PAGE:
As 12 presidential candidates battled on stage during the fourth Democratic primary debate Tuesday night, dozens of Harvard affiliates cheered along in the John F. Kennedy Jr. Forum.
Harvard students, staff, and faculty — many donning shirts indicating the candidates they supported — attended the three-hour watch event, hosted by the Institute of Politics. Several student campaign groups were also present, sitting at separate tables dedicated to the different candidates they support including Bernie Sanders, Kamala Harris, Andrew Yang, Cory Booker, Elizabeth Warren, and Pete Buttigieg.
The attendees watched as the candidates — including frontrunners Joe Biden, Warren, and Sanders — debated on stage in Westerville, Ohio. The candidates discussed a range of topics, including the impeachment inquiry against Donald Trump, healthcare, income inequality, and gun control.
Esmail Fadae, a software engineer at Harvard Business School, said he frequently attends debate watch parties because he enjoys seeing how others react.
“You get the crowd reactions from people [and] hear what gets applause,” Fadae said. “It’s one way to get a sense of what other people are interested in and what they are passionate about without necessarily having those conversations.”
Though there were designated tables at the event for many of the frontrunners, a table for Biden was missing. A Monday poll by Quinnipiac University shows Biden polling in second place at 27 percent, behind Warren.
When asked about the absence, Harvard for Biden member Diego A. Garcia ’20, said he does not believe it indicates a lack of support for Biden among Harvard affiliates.
As the debate wore on, the issues of gun violence and income inequality proved to be particularly salient among the crowd.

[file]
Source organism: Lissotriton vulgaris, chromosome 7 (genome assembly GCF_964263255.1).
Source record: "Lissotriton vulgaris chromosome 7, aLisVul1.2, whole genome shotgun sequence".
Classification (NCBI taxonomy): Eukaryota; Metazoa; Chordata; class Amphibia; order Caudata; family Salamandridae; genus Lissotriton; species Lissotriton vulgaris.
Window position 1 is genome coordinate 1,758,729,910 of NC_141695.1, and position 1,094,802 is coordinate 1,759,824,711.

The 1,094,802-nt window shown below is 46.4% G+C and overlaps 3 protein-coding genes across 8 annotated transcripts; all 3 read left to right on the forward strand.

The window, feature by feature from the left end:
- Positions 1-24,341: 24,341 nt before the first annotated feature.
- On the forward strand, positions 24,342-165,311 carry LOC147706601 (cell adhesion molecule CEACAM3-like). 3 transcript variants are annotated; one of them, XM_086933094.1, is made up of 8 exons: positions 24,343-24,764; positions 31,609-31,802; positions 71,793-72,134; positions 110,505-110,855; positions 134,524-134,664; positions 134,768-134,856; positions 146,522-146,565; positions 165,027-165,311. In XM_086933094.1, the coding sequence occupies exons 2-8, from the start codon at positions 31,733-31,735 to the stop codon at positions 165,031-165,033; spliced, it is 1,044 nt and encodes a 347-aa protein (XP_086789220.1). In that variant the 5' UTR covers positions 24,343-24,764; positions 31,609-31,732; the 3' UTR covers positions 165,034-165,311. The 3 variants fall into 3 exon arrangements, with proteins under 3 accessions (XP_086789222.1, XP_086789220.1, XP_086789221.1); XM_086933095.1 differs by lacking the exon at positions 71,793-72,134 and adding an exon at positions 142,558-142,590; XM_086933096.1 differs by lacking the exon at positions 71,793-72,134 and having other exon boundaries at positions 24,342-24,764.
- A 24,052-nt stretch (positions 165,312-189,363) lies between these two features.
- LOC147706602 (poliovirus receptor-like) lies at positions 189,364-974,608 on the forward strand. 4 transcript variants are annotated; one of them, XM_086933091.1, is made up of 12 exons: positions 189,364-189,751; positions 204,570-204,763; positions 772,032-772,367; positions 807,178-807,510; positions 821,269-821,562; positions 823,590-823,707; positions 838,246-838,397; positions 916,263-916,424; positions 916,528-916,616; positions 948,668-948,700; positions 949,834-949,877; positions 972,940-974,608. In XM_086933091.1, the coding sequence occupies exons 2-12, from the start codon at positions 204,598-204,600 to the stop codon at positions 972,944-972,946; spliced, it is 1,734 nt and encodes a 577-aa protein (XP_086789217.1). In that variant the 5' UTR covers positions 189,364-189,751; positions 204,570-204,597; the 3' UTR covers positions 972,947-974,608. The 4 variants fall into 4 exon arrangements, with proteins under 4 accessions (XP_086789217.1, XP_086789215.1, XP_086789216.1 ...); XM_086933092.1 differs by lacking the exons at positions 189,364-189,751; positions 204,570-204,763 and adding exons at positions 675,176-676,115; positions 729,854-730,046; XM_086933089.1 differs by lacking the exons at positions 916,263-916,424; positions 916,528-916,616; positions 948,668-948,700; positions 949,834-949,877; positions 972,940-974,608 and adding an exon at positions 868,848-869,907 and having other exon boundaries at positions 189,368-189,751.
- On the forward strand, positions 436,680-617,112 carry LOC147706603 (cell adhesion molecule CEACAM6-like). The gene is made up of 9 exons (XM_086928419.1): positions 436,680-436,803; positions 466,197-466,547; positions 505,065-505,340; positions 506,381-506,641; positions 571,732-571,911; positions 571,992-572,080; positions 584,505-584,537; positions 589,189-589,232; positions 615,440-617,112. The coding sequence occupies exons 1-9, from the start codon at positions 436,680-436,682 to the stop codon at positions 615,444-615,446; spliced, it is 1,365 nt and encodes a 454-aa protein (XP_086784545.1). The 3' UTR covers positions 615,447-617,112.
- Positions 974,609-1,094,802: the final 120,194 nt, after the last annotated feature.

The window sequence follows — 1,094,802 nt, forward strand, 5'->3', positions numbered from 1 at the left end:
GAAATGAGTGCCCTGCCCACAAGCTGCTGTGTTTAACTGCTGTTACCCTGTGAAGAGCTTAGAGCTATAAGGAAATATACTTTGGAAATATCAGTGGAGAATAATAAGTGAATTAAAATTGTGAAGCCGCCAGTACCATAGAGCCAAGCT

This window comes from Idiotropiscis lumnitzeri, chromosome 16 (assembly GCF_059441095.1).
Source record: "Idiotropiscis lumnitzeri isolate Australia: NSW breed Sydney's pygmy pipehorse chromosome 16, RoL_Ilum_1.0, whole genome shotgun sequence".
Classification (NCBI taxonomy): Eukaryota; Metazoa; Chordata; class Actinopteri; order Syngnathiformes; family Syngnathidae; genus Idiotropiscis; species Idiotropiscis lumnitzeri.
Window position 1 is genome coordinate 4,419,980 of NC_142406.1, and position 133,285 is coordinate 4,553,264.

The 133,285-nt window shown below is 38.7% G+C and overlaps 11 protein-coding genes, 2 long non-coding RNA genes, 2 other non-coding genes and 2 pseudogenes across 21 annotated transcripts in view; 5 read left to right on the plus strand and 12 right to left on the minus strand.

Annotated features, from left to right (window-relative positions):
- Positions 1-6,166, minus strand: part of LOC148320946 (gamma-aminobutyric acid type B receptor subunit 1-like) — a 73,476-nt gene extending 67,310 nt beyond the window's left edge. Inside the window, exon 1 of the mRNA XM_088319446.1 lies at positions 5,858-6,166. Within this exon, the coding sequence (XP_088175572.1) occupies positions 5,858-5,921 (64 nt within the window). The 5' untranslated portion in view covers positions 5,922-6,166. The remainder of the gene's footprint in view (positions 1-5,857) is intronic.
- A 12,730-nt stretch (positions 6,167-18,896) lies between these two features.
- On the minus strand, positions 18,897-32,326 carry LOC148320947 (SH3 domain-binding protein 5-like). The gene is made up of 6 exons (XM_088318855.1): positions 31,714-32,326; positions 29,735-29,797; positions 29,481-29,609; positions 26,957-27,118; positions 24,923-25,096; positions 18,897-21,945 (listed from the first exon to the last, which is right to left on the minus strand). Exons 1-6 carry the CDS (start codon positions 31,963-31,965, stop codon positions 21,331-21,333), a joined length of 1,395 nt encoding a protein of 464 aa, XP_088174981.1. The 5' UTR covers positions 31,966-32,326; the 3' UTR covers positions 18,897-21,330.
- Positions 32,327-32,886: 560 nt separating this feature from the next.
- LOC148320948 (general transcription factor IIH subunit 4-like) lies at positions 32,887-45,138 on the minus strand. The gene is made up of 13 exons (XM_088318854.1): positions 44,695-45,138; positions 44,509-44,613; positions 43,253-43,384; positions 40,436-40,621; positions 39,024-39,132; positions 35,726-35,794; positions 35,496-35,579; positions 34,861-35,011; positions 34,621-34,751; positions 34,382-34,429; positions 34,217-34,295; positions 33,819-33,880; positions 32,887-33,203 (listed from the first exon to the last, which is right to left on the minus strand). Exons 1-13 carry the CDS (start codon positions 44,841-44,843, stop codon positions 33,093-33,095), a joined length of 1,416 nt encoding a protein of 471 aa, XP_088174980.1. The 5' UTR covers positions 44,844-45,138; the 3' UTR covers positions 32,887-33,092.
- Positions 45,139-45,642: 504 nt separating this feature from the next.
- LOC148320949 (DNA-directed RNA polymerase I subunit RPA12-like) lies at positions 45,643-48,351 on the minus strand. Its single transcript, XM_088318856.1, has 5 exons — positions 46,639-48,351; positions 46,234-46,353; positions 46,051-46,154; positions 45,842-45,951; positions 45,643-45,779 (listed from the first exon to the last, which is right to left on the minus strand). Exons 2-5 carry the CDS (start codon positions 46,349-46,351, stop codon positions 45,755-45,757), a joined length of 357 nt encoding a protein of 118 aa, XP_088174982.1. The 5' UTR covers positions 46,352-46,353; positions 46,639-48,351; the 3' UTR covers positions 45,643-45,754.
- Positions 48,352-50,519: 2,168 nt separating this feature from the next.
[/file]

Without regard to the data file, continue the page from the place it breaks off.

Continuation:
One of the largest applauses of the night came when former Secretary of Housing and Urban Development Julian Castro said, “Police violence is also gun violence.”
Warren’s answers about cutting down the number of billionaires in the U.S. were also met with applause from Harvard affiliates. Throughout the debate, other candidates maintained a more aggressive stance toward her as a result of her rise in the polls.
Many event attendees said that they were decided beforehand and that the debate did not impact their position. Several people departed the watch party halfway through the event, leaving the auditorium half-empty long before the debate ended.
“I don’t think debates are always the most productive forum for doing that but they do give us a chance to think about issues that really matter,” Natalie I. Swartz ’20 said.
Several people said they did not find the debate helpful due to the number of candidates on stage. Tuesday’s event marked the largest debate yet; the past three Democratic presidential debates had at most 10 candidates on the stage at a time.
“Klobuchar, Booker — are they polling well enough to, do they have a real chance?” Fadae said. “Or are they just drowning out discussions that people need to hear from the candidates who are the frontrunners and who still have a solid chance at placing?”
Though the debate grew heated at times, candidates repeatedly stressed the need to unite against President Donald Trump’s chance of winning a second term — a sentiment some debate viewers shared.
“Any of these candidates would serve our country better than our current president,” Swartz said.